This is my entry for this week's Weekend Herb Blogging round up. This blogging event was started by Kalyn from Kalyn's Kitchen. The the host for this Week's Edition of Weekend Herb Blogging is Susan from The Well Seasoned Cook. Be sure to click on through and see what the other weekend herb bloggers have been up to!
It's been a few weeks since I've had something for WHB - not because I haven't been cooking - you know that hasn't been the case! LOL Rather, I've been preoccupied by elections and other such nonsense. Normality will soon return - I hope!
When Paul was debating what to cook for dinner on Sunday I suggested that he make something that would use up some of the cherry tomatoes from the garden. We planted them late this year because of our trip to Italy. Of course, they would be at their most prolific just when the growing season is quickly winding down! We had about three pounds of yellow pear tomatoes, cherry tomatoes, and mini plum tomatoes.
Earlier in the year when we attempted roasted cherry tomatoes we were impressed with how deep the flavour became after they were roasted. When I found a simple pasta recipe on this blog, we decided it was just the ticket for a quick Sunday dinner after a busy weekend.
We really enjoyed the flavours of this dish - roasted tomatoes, capers, olives, and oregano is as Mediterranean as you can get! The tomatoes take on a rich and vibrant flavour after they have been roasted. This allows them to stand on their own without being overwhelmed by the capers, olives, and herbs.
If you're like us and have a garden full of tomatoes this might be just the trick to use them up!
Pappardelle with Cherry Tomatoes, Olives, Capers, and Oregano
3 pints (2 lbs) cherry tomatoes, each tomato halved pole to pole (lengthwise)
1/4 c olive oil
1/2 tsp table salt
1/2 tsp red pepper flakes
1/4 tsp ground black pepper
1 1/2 tsp sugar, or to taste
3 large garlic cloves, sliced thin
1/4 c drained capers
1 lb pappardelle
1 T salt
1/4 c chopped kalamata olives
3 T chopped fresh oregano leaves
1/4 c pine nuts, toasted (optional)
2 oz grated Pecorino Romano cheese (1 cup)
Adjust oven rack to middle position: heat oven to 350 degrees. In medium bowl, gently toss tomatoes with oil, 1/2 tsp salt, red pepper flakes, black pepper, sugar, garlic, and capers. Spread in even layer on rimmed baking sheet (about 17 by 12) and roast until tomato skins are slightly shriveled (tomatoes should retain their shape), 35-40 minutes. (Do not stir tomatoes during roasting.) Remove tomatoes from oven and cool 5-10 minutes.
While tomatoes cook, bring four quarts of water to a boil in large stockpot. Just before removing tomatoes from the oven, stir 1 T salt and pasta into boiling water and cook until al dente. Drain the pasta and return to the pot. Using rubber spatula, scrape tomato mixture into pot on top of pasta. Add olives and oregano; toss to combine. Serve immediately, sprinkling pine nuts and cheese over individual bowls.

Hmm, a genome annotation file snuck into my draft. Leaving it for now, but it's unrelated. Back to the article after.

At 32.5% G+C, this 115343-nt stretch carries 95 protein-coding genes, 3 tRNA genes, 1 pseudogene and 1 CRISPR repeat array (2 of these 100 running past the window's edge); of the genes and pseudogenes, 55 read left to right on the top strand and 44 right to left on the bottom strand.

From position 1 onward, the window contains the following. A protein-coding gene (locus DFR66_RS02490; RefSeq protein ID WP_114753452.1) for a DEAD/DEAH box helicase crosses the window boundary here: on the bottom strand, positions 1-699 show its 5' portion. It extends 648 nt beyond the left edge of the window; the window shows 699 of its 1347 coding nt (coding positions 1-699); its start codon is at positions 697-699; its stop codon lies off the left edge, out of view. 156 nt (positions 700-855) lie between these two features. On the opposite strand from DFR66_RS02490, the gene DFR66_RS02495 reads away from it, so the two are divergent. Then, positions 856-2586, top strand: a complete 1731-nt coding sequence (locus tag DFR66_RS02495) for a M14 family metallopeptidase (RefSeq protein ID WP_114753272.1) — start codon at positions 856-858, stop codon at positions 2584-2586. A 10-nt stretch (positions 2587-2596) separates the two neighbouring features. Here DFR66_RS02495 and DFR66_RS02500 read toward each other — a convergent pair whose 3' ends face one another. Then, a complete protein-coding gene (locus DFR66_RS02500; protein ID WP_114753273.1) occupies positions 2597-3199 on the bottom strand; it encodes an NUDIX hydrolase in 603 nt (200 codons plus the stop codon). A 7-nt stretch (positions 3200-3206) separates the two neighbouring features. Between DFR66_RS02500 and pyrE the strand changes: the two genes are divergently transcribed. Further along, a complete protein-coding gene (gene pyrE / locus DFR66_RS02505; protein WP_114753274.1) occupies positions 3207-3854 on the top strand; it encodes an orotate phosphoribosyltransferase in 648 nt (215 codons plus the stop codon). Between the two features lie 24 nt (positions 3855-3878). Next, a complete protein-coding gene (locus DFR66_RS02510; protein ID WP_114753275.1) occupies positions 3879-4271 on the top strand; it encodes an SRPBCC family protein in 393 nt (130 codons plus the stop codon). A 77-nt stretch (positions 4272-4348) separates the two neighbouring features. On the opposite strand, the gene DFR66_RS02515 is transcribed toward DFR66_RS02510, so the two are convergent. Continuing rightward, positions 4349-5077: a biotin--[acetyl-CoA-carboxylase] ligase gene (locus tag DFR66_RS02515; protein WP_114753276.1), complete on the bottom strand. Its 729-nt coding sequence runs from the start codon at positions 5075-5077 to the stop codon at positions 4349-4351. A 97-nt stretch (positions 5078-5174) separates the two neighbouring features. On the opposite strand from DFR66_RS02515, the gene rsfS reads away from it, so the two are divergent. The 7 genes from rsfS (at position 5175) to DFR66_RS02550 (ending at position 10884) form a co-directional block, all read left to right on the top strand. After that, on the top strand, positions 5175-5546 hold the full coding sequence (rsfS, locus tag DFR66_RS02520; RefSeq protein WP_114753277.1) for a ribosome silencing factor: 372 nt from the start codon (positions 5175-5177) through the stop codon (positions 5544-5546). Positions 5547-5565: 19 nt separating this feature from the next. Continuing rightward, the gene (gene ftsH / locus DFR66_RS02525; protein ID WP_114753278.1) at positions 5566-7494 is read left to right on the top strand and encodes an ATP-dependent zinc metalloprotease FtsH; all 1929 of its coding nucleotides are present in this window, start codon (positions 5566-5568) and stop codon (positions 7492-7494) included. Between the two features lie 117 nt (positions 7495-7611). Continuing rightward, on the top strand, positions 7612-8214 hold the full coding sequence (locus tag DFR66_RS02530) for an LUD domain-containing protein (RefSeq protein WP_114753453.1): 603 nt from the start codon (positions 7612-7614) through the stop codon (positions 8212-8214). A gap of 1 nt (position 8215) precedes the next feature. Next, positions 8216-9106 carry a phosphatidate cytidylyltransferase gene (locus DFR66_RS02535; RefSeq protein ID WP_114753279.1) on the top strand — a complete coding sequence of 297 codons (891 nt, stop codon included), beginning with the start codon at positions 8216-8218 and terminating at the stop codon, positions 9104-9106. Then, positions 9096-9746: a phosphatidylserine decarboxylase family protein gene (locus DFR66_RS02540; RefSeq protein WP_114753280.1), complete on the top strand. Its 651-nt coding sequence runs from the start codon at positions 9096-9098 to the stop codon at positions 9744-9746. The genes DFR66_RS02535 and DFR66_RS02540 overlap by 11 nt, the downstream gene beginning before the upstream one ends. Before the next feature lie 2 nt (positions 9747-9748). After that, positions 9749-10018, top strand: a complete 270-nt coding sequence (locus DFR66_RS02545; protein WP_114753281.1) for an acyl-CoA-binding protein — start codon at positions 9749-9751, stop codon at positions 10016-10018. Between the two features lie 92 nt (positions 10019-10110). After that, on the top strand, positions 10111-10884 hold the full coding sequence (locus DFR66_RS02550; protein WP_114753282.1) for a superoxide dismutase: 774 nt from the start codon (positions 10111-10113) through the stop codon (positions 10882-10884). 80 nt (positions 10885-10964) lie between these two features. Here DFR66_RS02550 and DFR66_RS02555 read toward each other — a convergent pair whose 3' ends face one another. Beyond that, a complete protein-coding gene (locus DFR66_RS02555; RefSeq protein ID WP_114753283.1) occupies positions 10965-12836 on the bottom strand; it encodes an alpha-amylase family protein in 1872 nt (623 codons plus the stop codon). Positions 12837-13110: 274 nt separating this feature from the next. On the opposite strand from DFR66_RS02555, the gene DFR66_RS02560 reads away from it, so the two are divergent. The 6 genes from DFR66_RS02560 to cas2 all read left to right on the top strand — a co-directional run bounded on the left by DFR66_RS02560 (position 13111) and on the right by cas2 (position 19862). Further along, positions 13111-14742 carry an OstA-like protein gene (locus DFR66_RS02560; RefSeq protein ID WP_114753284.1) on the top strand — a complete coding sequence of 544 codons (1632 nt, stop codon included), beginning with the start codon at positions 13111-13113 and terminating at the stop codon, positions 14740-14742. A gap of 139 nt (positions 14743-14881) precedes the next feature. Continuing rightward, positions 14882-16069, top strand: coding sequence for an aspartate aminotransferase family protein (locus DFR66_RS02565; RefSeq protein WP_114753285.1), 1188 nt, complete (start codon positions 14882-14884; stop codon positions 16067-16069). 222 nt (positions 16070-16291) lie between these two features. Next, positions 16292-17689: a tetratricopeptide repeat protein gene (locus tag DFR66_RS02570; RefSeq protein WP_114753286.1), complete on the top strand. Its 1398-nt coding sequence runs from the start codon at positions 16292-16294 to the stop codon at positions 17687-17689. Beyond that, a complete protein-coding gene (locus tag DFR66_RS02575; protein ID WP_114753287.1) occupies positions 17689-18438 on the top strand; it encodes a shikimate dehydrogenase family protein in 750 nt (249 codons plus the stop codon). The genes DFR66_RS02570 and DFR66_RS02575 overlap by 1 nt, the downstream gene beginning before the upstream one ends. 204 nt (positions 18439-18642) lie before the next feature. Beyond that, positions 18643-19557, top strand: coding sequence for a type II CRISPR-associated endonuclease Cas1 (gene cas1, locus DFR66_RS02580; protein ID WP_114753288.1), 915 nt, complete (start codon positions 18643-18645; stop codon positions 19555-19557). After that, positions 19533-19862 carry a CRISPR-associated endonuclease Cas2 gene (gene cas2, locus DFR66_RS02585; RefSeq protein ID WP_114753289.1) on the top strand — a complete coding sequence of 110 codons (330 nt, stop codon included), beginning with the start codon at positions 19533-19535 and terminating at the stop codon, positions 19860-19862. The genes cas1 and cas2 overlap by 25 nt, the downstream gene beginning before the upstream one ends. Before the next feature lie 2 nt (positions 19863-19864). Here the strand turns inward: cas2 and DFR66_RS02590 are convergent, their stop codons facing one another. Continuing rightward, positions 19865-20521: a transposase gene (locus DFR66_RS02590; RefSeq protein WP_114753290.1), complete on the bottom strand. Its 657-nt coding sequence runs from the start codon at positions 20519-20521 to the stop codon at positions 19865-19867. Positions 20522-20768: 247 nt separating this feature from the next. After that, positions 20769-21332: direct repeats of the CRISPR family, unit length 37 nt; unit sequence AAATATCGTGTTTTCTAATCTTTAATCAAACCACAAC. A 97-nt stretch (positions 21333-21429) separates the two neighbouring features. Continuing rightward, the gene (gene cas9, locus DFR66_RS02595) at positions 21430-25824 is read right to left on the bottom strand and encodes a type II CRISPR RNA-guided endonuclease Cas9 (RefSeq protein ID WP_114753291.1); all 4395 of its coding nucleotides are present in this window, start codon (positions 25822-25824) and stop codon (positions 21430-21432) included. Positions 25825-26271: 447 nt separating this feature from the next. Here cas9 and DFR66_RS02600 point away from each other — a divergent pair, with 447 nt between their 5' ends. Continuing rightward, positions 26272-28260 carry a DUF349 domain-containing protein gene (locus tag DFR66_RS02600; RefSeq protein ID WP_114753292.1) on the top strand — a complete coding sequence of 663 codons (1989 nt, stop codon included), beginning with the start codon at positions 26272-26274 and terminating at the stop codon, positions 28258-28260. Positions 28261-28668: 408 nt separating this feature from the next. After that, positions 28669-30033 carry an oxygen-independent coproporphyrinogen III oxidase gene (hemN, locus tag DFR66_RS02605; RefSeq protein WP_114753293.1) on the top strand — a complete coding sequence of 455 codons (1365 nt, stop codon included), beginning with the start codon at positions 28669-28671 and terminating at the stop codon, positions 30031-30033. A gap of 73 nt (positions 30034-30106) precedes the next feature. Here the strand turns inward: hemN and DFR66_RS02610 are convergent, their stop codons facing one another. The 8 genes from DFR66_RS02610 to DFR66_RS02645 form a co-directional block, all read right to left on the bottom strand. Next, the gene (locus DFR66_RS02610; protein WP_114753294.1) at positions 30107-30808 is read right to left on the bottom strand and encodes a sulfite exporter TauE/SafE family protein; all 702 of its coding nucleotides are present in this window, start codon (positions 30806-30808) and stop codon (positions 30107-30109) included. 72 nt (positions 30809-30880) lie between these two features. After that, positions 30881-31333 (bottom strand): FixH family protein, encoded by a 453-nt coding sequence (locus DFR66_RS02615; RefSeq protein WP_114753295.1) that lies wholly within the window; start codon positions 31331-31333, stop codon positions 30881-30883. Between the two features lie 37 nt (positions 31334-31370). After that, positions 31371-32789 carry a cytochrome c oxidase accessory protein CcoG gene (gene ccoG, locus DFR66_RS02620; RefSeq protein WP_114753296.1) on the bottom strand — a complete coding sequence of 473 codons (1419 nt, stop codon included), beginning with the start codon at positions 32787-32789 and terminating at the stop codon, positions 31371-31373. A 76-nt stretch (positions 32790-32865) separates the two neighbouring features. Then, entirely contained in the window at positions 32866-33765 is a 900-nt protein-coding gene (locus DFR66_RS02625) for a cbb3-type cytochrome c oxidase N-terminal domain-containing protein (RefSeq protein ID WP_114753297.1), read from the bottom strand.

The warm, balsamic and aromatic flavor of oregano makes it the perfect addition to Mediterranean and Mexican cuisines. This popular herb whose name means "mountain joy" is available throughout the year.
Oregano is known botanically as Origanum vulgare and is called wild marjoram in many parts of Europe since it is closely related to the herb that we know as sweet marjoram. It is a small shrub with multi-branched stems covered with small grayish-green oval leaves and small white or pink flowers. In Mediterranean climates oregano grows as a perennial plant, but in the harsher climates of North America, they grow as annuals.
Oregano is native to northern Europe, although it grows throughout many regions of the world. It has been recognized for its aromatic properties since ancient times, with the Greeks and Romans holding oregano as a symbol of joy and happiness. In fact, it was a tradition for Greek and Roman brides and grooms to be crowned with a laurel of oregano.
Oregano has been cultivated in France since the Middle Ages and has come to be an important herb in Mediterranean cooking. Oregano was hardly known inNorth America until the early 20th century when GIs returning from Italy brought word of this fragrant and delicious herb back to the United States.
Whenever possible, choose fresh oregano over the dried form of the herb since it is superior in flavor. The leaves of fresh oregano should look fresh and be a vibrant green in color, while the stems should be firm. They should be free from darks spots or yellowing.
Even through dried herbs and spices like oregano are widely available in supermarkets, you may want to explore the local spice stores in your area. Oftentimes, these stores feature an expansive selection of dried herbs and spices that are of superior quality and freshness compared to those offered in regular markets. Just like with other dried herbs, when purchasing dried oregano, try to buy that which has been organically grown since this will give you more assurance that it has not been irradiated.
Fresh oregano should be stored in the refrigerator wrapped in a slightly damp paper towel. It may also be frozen, either whole or chopped, in airtight containers. Alternatively, you can freeze the oregano in ice cube trays covered with either water or stock that can be added when preparing soups or stews. Dried oregano should be kept in a tightly sealed glass container